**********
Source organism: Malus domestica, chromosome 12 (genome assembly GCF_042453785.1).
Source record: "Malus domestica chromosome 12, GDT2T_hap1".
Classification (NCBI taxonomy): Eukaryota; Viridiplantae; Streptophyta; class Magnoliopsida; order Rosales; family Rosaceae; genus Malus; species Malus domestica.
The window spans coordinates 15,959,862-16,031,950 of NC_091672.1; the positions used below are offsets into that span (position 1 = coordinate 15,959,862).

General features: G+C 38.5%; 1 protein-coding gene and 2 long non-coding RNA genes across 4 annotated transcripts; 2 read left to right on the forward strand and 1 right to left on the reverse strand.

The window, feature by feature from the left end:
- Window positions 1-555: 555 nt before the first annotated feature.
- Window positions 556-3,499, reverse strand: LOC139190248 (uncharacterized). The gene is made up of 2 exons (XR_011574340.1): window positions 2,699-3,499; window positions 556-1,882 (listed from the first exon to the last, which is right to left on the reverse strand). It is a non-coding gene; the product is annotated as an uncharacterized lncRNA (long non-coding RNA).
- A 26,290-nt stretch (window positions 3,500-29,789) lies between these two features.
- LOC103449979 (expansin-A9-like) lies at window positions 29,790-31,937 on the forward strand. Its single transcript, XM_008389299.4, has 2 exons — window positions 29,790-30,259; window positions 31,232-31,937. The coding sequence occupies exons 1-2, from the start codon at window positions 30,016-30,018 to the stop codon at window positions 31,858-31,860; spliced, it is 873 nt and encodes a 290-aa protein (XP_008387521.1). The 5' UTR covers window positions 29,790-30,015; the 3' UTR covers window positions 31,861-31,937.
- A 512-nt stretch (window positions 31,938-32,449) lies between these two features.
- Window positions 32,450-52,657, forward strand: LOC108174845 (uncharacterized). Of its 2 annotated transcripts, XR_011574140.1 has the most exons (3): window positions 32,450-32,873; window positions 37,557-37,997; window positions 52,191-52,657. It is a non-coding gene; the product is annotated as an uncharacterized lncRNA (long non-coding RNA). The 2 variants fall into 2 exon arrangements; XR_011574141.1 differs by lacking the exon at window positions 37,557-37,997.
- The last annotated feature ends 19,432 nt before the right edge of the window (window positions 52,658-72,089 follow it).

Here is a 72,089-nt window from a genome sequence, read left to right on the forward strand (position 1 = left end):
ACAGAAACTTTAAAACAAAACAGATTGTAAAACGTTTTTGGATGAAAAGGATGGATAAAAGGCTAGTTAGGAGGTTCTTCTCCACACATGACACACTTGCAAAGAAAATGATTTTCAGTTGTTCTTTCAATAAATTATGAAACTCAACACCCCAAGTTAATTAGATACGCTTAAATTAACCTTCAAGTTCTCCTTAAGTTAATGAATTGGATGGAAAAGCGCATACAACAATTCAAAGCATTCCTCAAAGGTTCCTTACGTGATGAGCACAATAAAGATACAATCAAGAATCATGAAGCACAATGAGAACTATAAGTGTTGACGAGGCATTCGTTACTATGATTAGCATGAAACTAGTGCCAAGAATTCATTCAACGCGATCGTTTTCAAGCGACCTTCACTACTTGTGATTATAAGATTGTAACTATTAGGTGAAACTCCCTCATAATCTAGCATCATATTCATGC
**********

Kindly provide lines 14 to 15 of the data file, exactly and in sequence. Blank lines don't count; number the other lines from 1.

Here is a 72,089-nt window from a genome sequence, read left to right on the forward strand (position 1 = left end):
ACAGAAACTTTAAAACAAAACAGATTGTAAAACGTTTTTGGATGAAAAGGATGGATAAAAGGCTAGTTAGGAGGTTCTTCTCCACACATGACACACTTGCAAAGAAAATGATTTTCAGTTGTTCTTTCAATAAATTATGAAACTCAACACCCCAAGTTAATTAGATACGCTTAAATTAACCTTCAAGTTCTCCTTAAGTTAATGAATTGGATGGAAAAGCGCATACAACAATTCAAAGCATTCCTCAAAGGTTCCTTACGTGATGAGCACAATAAAGATACAATCAAGAATCATGAAGCACAATGAGAACTATAAGTGTTGACGAGGCATTCGTTACTATGATTAGCATGAAACTAGTGCCAAGAATTCATTCAACGCGATCGTTTTCAAGCGACCTTCACTACTTGTGATTATAAGATTGTAACTATTAGGTGAAACTCCCTCATAATCTAGCATCATATTCATGC